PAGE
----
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Haironyourchest

Just Bought A MS160-t

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Bought yesterday, with the 12" bar a single 200 (4AH) battery and quickest charger. Wow, what a beautiful saw! Lighter than I expected, just so nice to use. Picked it up and went straight to work, removing a sycamore from a roadside wall. Didn't bother with ear defenders, didn't need them. The saw feels extremely controllable, no gyroscopic effect except for a very slight vertical nose lift. Did the sycamore down to about fifteen feet, and topped a small cypress, still had three lights on the battery. It does demand mindfulness as the saw could potentially un-break itself on branches, so was hyper-aware of break and throttle position when picking it up. The torque, relatively slow chain speed, quietness, complete lack of vibration etc. made the working experience more "studied" - more deliberate, I would say. Easy and instant communication with groundie was a blessing. I find I'm developing a kind of pseudo-fetish for the 160t, I keep going to the shed just to pick up the saw and hold it, marvelling at the design and technology. Would recommend.

Edited by Haironyourchest
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we have one at work and its a lovely user friendly saw for light prunning but anything bigger and it feels like a slow boat to china!

also think they should of put a little on/off rocker switch on the handle.

carl

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Not quite sure why they didn't put an off button on.  That always worried me slightly, however never had any instances where the chainbreak was knocked the the off position.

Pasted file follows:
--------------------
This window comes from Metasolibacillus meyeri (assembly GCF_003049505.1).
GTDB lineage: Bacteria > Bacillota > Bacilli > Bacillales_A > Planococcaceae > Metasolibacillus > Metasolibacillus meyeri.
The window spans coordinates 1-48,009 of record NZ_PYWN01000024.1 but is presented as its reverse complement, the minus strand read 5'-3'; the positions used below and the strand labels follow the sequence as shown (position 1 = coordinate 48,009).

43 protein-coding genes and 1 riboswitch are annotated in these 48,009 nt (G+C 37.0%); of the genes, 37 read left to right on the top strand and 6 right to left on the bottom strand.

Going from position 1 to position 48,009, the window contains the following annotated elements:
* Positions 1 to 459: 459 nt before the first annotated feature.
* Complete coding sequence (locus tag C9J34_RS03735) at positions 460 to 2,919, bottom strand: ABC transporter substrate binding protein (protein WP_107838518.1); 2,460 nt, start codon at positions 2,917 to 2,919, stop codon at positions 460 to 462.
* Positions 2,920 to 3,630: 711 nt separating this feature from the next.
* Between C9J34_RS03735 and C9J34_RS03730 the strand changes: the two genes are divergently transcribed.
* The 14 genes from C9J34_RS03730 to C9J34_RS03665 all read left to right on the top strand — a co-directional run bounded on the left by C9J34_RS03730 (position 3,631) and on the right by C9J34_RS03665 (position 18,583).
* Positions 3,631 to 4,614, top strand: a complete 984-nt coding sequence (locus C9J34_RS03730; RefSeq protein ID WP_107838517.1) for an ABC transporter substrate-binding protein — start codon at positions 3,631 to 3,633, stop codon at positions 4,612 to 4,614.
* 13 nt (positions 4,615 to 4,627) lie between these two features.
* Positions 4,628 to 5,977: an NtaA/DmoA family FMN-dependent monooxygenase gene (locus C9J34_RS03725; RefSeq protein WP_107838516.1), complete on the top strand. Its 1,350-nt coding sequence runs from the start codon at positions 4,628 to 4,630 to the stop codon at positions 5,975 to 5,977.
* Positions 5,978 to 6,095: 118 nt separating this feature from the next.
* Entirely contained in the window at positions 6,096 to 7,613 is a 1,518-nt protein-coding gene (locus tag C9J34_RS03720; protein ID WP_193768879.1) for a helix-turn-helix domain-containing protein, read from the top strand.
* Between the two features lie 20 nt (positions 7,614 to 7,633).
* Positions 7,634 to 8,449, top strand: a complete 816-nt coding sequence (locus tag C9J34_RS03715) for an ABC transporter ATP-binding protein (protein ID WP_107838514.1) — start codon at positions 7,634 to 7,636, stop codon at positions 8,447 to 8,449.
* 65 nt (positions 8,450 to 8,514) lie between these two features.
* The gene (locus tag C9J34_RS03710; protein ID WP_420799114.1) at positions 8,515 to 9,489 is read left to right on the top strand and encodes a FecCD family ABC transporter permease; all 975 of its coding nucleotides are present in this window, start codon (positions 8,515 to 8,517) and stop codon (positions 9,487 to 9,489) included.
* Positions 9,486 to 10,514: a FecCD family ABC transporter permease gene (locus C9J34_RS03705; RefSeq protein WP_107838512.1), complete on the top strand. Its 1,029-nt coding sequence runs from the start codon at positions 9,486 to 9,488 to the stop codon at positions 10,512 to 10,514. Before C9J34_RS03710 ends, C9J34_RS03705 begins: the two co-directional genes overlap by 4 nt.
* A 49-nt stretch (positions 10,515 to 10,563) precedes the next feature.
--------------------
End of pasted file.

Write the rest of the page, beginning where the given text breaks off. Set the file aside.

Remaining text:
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I was thinking about this yesterday. I hardly ever use chain brakes. I just turn the saw off unless I’m cutting. I’d be constantly worried about shredding the side of my leg without an off button on an electric saw. I’ve never had one apart. Can you get into the wiring enough to install a switch?

 

 

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52 minutes ago, AHPP said:

I was thinking about this yesterday. I hardly ever use chain brakes. I just turn the saw off unless I’m cutting. I’d be constantly worried about shredding the side of my leg without an off button on an electric saw. I’ve never had one apart. Can you get into the wiring enough to install a switch?

 

 

No doubt, but not till the warranty is out! Although I don't anticipate anything going wrong with it - noticed it said "Made In Austria"... I was a bit worried about it shredding my leg too, so much so that I actually put the scabbard back on between cutting stints in the tree. Was a bit of a drag, but in a way I think the danger of accidental activation makes me respect the saw more and be more mindful generally. As I get more familiar with the 160 I'll probably stop doing this. I imagine they considered adding an off switch at design stage, but figured that people would then forget to use the break, creating a bad working habit and potentially complicating things? Dunno. It is slow, but on small diameter cuts there's no real difference. At my level of experience, 99% of the time in tree is positioning and thinking anyway, not trigger time. I have my 201 backhandle if I need to make bigger cuts, which I wouldn't want to make with a topper anyway. I was cutting up to 8" chogging down and had no issues.